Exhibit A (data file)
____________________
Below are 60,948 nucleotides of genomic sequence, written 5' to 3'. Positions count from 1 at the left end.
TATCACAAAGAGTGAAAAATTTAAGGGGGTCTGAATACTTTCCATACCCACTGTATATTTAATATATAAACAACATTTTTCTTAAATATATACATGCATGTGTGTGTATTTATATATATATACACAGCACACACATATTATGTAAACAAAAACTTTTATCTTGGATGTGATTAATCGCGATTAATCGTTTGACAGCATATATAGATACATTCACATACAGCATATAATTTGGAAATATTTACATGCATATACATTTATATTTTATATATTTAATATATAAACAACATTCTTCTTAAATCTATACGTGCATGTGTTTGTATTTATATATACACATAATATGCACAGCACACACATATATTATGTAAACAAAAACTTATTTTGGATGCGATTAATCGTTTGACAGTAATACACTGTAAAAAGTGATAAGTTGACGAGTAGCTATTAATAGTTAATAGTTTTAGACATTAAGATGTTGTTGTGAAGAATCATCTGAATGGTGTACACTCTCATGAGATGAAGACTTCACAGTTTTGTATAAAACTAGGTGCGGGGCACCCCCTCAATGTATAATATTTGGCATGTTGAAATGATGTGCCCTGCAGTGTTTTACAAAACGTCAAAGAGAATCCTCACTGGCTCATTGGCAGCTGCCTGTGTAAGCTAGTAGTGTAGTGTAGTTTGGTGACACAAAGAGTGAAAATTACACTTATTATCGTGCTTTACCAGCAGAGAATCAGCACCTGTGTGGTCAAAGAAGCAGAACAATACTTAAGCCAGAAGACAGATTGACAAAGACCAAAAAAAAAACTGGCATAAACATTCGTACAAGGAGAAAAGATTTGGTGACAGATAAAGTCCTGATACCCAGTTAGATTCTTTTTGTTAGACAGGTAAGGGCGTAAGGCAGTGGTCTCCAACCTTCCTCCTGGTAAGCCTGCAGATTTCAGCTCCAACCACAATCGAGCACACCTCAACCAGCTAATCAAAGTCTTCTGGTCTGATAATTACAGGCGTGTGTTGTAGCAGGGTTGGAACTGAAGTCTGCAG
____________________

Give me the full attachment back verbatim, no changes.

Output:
Below are 60,948 nucleotides of genomic sequence, written 5' to 3'. Positions count from 1 at the left end.
TATCACAAAGAGTGAAAAATTTAAGGGGGTCTGAATACTTTCCATACCCACTGTATATTTAATATATAAACAACATTTTTCTTAAATATATACATGCATGTGTGTGTATTTATATATATATACACAGCACACACATATTATGTAAACAAAAACTTTTATCTTGGATGTGATTAATCGCGATTAATCGTTTGACAGCATATATAGATACATTCACATACAGCATATAATTTGGAAATATTTACATGCATATACATTTATATTTTATATATTTAATATATAAACAACATTCTTCTTAAATCTATACGTGCATGTGTTTGTATTTATATATACACATAATATGCACAGCACACACATATATTATGTAAACAAAAACTTATTTTGGATGCGATTAATCGTTTGACAGTAATACACTGTAAAAAGTGATAAGTTGACGAGTAGCTATTAATAGTTAATAGTTTTAGACATTAAGATGTTGTTGTGAAGAATCATCTGAATGGTGTACACTCTCATGAGATGAAGACTTCACAGTTTTGTATAAAACTAGGTGCGGGGCACCCCCTCAATGTATAATATTTGGCATGTTGAAATGATGTGCCCTGCAGTGTTTTACAAAACGTCAAAGAGAATCCTCACTGGCTCATTGGCAGCTGCCTGTGTAAGCTAGTAGTGTAGTGTAGTTTGGTGACACAAAGAGTGAAAATTACACTTATTATCGTGCTTTACCAGCAGAGAATCAGCACCTGTGTGGTCAAAGAAGCAGAACAATACTTAAGCCAGAAGACAGATTGACAAAGACCAAAAAAAAAACTGGCATAAACATTCGTACAAGGAGAAAAGATTTGGTGACAGATAAAGTCCTGATACCCAGTTAGATTCTTTTTGTTAGACAGGTAAGGGCGTAAGGCAGTGGTCTCCAACCTTCCTCCTGGTAAGCCTGCAGATTTCAGCTCCAACCACAATCGAGCACACCTCAACCAGCTAATCAAAGTCTTCTGGTCTGATAATTACAGGCGTGTGTTGTAGCAGGGTTGGAACTGAAGTCTGCAG